Friday, November 26, 2010

ESSENTIAL PUBLISHERS anti-vomiting remedies

---Like many who read, I remember certain publishing houses as being of importance: Scribners, Little Brown, Viking, Coward McCann, Vanguard, Norton, Braziller, Arcade, Simon & Schuster, Doubleday, Bantam, Avon, Harcourt Brace… but while some of these still exist in form, can it be said they are really essential since it is obvious they publish what might be considered of literary interest only by accident

----Other publishers remain of interest: Knopf, Farrar Straus & Giroux, Grove Press, Bloomsbury but even they are incredibly erratic and no longer reliable in terms of what can be thought of as being publishers of books that are meant to be read by those of us who hold to the method of comparison and tradition--- as Eliot and Pound would suggest--- so that when I begin to read a prose book I always ask myself in what way does this nudge against say for sake of argument: Ulysses by James Joyce, Journey to the End of Night by Louis Ferdinand Celine, The Jardin Des Plantes by Claude Simon, Correction or Gathering Evidence by Thomas Bernhard, First Love by Ivan Turgenev, The Dead of the House by Hannah Green, Life A User’s Manual by Georges Perec, Absalom Absalom by William Faulkner, Hopscotch by Julio Cortazar, Paradisio by Jose Lezama Lima, I The Supreme by Augusto Roa Bastos, At Swim Two Birds by Flann O’Brien… I could go on and throw in Lolita by Vladimir Nabokov and Petersburg by Andrei Bely and Larva by Julian Rios and Evening Edged with Gold by Arno Schmidt and Tristram Shandy by Laurence Sterne…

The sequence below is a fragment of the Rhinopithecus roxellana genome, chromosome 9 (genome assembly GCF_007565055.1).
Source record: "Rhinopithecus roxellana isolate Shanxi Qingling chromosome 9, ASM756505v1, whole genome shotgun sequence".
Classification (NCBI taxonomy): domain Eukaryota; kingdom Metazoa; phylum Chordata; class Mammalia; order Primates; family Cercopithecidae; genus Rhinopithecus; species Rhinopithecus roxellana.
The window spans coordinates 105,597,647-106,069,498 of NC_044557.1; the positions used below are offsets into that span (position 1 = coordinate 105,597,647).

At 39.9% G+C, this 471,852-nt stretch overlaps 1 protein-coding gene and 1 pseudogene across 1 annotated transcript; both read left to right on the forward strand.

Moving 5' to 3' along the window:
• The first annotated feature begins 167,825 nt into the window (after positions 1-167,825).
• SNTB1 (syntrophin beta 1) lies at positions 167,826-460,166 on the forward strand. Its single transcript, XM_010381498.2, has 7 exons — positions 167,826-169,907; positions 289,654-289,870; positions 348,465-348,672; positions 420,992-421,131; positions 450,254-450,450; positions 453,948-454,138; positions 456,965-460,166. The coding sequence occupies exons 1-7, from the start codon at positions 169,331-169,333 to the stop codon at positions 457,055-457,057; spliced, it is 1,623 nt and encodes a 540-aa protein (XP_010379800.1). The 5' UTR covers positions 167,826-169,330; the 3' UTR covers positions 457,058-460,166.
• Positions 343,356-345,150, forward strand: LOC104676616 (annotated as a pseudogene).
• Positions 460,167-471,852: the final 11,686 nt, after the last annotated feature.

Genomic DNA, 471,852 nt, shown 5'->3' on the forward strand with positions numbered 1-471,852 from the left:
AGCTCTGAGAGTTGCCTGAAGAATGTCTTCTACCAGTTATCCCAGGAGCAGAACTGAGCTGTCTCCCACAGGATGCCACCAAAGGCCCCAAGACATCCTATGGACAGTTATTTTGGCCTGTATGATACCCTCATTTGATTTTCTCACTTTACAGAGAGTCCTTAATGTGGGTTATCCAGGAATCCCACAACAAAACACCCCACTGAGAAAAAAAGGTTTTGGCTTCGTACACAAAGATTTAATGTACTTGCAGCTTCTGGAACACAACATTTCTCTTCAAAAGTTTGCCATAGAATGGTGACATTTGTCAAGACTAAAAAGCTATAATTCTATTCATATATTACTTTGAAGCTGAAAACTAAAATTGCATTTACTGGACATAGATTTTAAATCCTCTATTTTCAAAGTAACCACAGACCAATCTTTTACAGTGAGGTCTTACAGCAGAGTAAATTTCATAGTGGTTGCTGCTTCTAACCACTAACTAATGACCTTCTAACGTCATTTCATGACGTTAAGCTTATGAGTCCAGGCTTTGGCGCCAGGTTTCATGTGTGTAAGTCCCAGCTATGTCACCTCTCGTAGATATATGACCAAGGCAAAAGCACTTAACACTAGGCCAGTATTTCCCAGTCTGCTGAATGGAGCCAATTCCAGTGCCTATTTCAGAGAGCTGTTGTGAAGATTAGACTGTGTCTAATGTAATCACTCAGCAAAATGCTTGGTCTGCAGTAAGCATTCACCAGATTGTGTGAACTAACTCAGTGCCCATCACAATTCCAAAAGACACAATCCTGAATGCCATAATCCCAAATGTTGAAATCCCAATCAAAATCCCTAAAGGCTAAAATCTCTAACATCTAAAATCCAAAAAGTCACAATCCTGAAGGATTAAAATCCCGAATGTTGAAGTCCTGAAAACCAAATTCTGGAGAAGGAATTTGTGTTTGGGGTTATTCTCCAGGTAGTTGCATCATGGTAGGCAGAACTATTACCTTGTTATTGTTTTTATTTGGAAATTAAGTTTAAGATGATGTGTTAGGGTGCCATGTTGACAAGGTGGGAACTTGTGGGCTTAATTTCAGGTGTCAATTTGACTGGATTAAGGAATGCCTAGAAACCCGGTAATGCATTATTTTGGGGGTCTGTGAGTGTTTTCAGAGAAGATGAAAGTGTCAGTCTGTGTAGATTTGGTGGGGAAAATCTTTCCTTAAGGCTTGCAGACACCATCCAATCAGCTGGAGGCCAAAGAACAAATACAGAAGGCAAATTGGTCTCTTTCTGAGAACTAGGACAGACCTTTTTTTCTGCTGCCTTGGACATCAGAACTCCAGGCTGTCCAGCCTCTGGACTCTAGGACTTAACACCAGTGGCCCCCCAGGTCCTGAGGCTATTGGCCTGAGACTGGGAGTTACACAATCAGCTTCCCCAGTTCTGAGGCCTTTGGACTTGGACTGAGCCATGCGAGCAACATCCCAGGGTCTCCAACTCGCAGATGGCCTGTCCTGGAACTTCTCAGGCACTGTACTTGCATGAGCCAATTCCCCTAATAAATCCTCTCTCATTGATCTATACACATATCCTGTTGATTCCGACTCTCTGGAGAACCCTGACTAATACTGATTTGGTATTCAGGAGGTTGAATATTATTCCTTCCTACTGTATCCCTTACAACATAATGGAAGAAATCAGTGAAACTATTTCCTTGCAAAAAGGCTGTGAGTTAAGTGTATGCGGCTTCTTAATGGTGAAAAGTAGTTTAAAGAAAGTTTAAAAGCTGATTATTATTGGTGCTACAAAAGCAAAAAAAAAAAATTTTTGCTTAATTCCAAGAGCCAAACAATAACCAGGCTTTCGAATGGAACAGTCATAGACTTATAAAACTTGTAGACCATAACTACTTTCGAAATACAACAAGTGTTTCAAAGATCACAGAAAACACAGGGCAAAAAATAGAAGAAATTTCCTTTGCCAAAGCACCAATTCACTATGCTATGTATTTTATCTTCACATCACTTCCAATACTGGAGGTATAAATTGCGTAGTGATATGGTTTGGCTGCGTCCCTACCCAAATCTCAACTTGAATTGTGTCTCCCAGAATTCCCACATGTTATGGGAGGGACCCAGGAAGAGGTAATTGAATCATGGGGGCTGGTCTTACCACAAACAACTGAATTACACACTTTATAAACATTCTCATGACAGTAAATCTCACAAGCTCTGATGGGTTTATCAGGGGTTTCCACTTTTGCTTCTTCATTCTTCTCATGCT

---So, we come to the essential publishers… does anyone remember when bookstores used to display books based upon publishers, so that when you went into the Eighth Street Bookstore in Manhattan or the main Krochs and Brentano’s in Chicago you would find all the New Directions books in one place and nearby the Grove Press books… so I was thinking in my ideal bookstore only five publishers can still be thought of in such terms and have a sufficient number of titles that it is evident that they can be trusted as reliable publishers of what is the very best:

::::New Directions remains still the absolute gold standard of what a publisher is supposed to be doing and in the Spring 2011 catalog the evidence is plain for everyone to see: ANIMALISSIDE by Laszio Krasnahorkai who is it should be said the only writer who can be listed precisely as coming in that list which begins, Samuel Beckett, Thomas Bernhard… and they announce that both Seiobo and the long anticipated SATANTANGO will eventually be published to join his two earlier books WAR & WAR and THE MELANCHOLY OF RESISTANCE

And they are also doing a newly translated Enrique Vila-Matas, NEVER ANY END TO PARIS and Cesaw Aira’s THE SEAMSTRESS AND THE WIND.. and it should be mentioned that ND is also doing a new Susan Howe a new Roberto Bolano…which reminds this reader that ND in addition to introducing the world to Bolano also introduced W.G.Sebald to the world…

And of course the reason for ND doing these books is that the house inspired by the spirit of Ezra Pound who while not telling the founder of the press James Laughlin what to do showed him the necessary method which I echoed in my first sentences: the method of comparison and tradition…

::::I do not have to discuss DALKEY PRESS again but it is simply a truism: they continue and more rigorously follow in the steps of New Directions and my own GOING TO PATCHOGUE, finally in paper from DA is clinching evidence and I would suggest three books in their Spring catalogue which would indicate the tradition into which my little book falls: EXILED FROM ALMOST EVERYWHERE by Juan Goytisolo, WERT AND THE LIFE WITHOUT END by Claude Ollier and IMPRESSIONS OF AFRICA by Raymond Roussel

:::: then there is NEW YORK REVIEW BOOKS, a sort of spinoff from the New York Review of Books which while once upon a time of interest now seems more like a corpse wrapper in the guise of a book review in which the same boring professors are still going on about the same “relevant” books as 40 years ago , edited by a man who seems like the little guy you meet in derelict cemeteries down South, who for a dollar will show you around…